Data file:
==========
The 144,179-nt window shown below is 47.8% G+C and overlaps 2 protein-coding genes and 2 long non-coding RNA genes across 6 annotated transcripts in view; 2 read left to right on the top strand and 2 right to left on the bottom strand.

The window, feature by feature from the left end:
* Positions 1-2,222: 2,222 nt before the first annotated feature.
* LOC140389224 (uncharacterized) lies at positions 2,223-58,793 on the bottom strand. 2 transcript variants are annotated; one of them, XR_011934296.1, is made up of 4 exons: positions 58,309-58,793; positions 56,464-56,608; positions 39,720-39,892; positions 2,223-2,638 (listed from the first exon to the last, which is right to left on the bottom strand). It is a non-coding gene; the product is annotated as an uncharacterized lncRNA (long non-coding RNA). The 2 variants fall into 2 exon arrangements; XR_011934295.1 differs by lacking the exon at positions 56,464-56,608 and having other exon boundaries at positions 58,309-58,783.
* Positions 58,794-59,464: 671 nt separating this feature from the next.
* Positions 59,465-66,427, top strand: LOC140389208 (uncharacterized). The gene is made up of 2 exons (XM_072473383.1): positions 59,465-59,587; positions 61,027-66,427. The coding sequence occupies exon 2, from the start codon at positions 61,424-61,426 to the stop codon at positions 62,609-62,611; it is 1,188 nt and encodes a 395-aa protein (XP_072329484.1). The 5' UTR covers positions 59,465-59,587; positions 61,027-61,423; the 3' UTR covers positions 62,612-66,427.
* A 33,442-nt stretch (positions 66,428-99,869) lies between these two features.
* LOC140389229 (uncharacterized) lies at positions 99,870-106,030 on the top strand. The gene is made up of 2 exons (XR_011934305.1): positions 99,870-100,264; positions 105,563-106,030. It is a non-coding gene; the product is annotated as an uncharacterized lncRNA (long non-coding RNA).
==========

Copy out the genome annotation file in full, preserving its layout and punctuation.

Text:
The 144,179-nt window shown below is 47.8% G+C and overlaps 2 protein-coding genes and 2 long non-coding RNA genes across 6 annotated transcripts in view; 2 read left to right on the top strand and 2 right to left on the bottom strand.

The window, feature by feature from the left end:
* Positions 1-2,222: 2,222 nt before the first annotated feature.
* LOC140389224 (uncharacterized) lies at positions 2,223-58,793 on the bottom strand. 2 transcript variants are annotated; one of them, XR_011934296.1, is made up of 4 exons: positions 58,309-58,793; positions 56,464-56,608; positions 39,720-39,892; positions 2,223-2,638 (listed from the first exon to the last, which is right to left on the bottom strand). It is a non-coding gene; the product is annotated as an uncharacterized lncRNA (long non-coding RNA). The 2 variants fall into 2 exon arrangements; XR_011934295.1 differs by lacking the exon at positions 56,464-56,608 and having other exon boundaries at positions 58,309-58,783.
* Positions 58,794-59,464: 671 nt separating this feature from the next.
* Positions 59,465-66,427, top strand: LOC140389208 (uncharacterized). The gene is made up of 2 exons (XM_072473383.1): positions 59,465-59,587; positions 61,027-66,427. The coding sequence occupies exon 2, from the start codon at positions 61,424-61,426 to the stop codon at positions 62,609-62,611; it is 1,188 nt and encodes a 395-aa protein (XP_072329484.1). The 5' UTR covers positions 59,465-59,587; positions 61,027-61,423; the 3' UTR covers positions 62,612-66,427.
* A 33,442-nt stretch (positions 66,428-99,869) lies between these two features.
* LOC140389229 (uncharacterized) lies at positions 99,870-106,030 on the top strand. The gene is made up of 2 exons (XR_011934305.1): positions 99,870-100,264; positions 105,563-106,030. It is a non-coding gene; the product is annotated as an uncharacterized lncRNA (long non-coding RNA).